Centers on 30-year-old Tom Chadwick who, after losing his job and his girlfriend, begins exploring his family heritage after inheriting a mysterious box from a great aunt he never met. ... See full summary »
A town of Blaine, Missouri is preparing for celebrations of its 150th anniversary. Corky St.Clair, an off-off-off-off-off-Broadway director is putting together an amateur theater show about the town's history, starring a local dentist, a couple of travel agents, a Dairy Queen waitress, and a car repairman. He invites a Broadway theater critic Mr. Guffman to see the opening night of the show. Written by
Piotr Zembrowski <email@example.com>
Don Lake was originally cast as the principal of the high school who had problems with the rehearsals taking up basketball team's floor. When the character was ultimately cut from the story, Lake was re-cast as the town historian. However, all the footage of him during the performance of "Red, White and Blaine", including his intermission interview, is of him as the principal. See more »
After Corky shares the news of Mr. Guffman's arrival, Libby says "Wow." She then asks "What does this mean, Corky?" but the movement of her mouth shows she's not actually saying the line. See more »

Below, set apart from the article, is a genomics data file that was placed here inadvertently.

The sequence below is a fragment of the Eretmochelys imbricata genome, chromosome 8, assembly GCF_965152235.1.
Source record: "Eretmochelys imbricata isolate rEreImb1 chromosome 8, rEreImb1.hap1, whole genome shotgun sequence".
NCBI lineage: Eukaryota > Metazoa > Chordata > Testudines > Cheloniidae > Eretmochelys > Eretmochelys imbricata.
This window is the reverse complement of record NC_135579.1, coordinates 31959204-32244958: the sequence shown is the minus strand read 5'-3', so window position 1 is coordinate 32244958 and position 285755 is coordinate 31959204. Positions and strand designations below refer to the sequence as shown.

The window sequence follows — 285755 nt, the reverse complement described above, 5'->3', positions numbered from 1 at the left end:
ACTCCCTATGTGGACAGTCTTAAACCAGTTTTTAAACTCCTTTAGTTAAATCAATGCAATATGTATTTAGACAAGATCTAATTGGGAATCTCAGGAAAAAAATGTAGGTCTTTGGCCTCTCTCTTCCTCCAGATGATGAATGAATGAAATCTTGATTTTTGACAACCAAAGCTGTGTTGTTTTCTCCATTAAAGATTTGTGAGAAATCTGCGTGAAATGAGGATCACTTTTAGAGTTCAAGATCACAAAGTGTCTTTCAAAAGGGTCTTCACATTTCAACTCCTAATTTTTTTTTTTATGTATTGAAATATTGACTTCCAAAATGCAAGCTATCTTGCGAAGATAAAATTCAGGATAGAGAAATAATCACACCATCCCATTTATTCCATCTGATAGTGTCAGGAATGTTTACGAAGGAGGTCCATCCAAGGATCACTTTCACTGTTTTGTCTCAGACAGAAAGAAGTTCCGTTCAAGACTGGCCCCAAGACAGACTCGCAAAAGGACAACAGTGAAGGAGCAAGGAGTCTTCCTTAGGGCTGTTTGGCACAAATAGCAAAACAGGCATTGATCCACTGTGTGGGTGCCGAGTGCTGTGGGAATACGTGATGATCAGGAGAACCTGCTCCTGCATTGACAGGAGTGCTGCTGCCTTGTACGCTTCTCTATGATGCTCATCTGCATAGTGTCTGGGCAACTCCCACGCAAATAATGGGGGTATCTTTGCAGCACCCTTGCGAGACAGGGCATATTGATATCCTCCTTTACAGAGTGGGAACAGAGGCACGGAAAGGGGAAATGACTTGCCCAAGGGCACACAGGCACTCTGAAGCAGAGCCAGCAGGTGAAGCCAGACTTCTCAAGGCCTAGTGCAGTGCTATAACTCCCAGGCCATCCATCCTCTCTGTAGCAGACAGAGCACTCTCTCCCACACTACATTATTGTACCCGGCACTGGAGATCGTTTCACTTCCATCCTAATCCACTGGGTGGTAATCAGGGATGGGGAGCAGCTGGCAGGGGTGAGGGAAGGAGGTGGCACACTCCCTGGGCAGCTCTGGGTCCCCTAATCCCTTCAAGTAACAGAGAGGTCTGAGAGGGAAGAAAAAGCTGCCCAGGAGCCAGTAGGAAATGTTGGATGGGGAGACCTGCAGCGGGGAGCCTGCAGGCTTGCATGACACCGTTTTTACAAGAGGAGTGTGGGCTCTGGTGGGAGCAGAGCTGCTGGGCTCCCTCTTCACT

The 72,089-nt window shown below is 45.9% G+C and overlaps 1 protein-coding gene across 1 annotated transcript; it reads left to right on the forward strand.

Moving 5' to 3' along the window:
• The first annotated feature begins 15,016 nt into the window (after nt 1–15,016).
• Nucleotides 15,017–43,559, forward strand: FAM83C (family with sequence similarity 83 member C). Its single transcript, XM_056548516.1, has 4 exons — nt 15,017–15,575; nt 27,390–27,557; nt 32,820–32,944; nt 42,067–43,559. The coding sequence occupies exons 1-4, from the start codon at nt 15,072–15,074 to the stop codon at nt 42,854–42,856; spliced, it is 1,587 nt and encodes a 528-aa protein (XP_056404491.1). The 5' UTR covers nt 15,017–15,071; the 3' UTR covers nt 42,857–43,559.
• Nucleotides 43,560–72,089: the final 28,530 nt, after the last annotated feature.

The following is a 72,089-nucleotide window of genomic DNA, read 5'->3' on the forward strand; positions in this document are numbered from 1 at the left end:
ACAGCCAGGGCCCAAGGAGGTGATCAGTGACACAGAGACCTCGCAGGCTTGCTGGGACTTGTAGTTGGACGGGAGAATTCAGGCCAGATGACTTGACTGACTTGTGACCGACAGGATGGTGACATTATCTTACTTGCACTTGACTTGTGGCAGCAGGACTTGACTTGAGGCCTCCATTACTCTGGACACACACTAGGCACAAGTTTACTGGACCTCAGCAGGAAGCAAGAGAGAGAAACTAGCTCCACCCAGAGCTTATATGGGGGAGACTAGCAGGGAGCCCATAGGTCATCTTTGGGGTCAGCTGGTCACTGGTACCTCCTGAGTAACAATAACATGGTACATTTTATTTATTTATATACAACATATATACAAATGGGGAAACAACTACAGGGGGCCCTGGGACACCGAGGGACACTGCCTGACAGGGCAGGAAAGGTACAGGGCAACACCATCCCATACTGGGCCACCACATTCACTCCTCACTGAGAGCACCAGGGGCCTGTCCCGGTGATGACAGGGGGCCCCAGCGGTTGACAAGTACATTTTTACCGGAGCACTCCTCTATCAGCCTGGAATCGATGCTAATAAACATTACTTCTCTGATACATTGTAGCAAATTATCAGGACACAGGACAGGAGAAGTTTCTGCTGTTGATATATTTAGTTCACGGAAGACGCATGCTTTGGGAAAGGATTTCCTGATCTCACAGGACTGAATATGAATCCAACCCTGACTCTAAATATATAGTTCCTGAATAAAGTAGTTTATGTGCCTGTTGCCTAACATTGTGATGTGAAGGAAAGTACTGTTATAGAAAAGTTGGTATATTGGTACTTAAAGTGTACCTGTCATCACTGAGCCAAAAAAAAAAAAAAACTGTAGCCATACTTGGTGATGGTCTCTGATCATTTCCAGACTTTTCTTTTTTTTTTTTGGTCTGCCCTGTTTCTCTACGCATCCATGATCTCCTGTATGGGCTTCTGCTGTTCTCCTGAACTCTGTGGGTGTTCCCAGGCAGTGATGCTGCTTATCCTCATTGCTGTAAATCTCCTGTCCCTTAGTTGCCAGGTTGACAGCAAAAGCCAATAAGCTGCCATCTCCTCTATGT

Corky St. Clair:
[during "Red, White, and Blaine production, 'Bulging River' Scene]
I love you too pa. You taught me how to be a man. How to wrastle a steer to the ground and apply a fiery brand to his hind-quarters. And yes, how to love a woman. How the smell of her hair can drive a man wild!
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During the end credits Christopher Guest's character shows us some of the fun memorabilia that he sells in his store. See more »
A great little film that points out a quality in all of us
Some people might say this film's improvisational nature is dull and slow, it's the complete opposite. Just imagine a movie completely improvised? Not only does it take talent, it takes guts and charisma to stay with something so bold. While the ending was a little abrupt, this film was still one to enjoy. Christopher Guest seems to have playing a homosexual down to a hilt. If it wasn't for his role in Best in Show, I thought he would forever be typecast as an eccentric gay character. A fun film to watch if you're into alternate types of comedy.
But this film also says a little something about the human condition. We aren't all people who wait for each other to speak and are perfectly capable of leading a group of people. This is Guest's gift: he can accentuate the insecurities we have within ourselves and portray it perfectly on celluloid.
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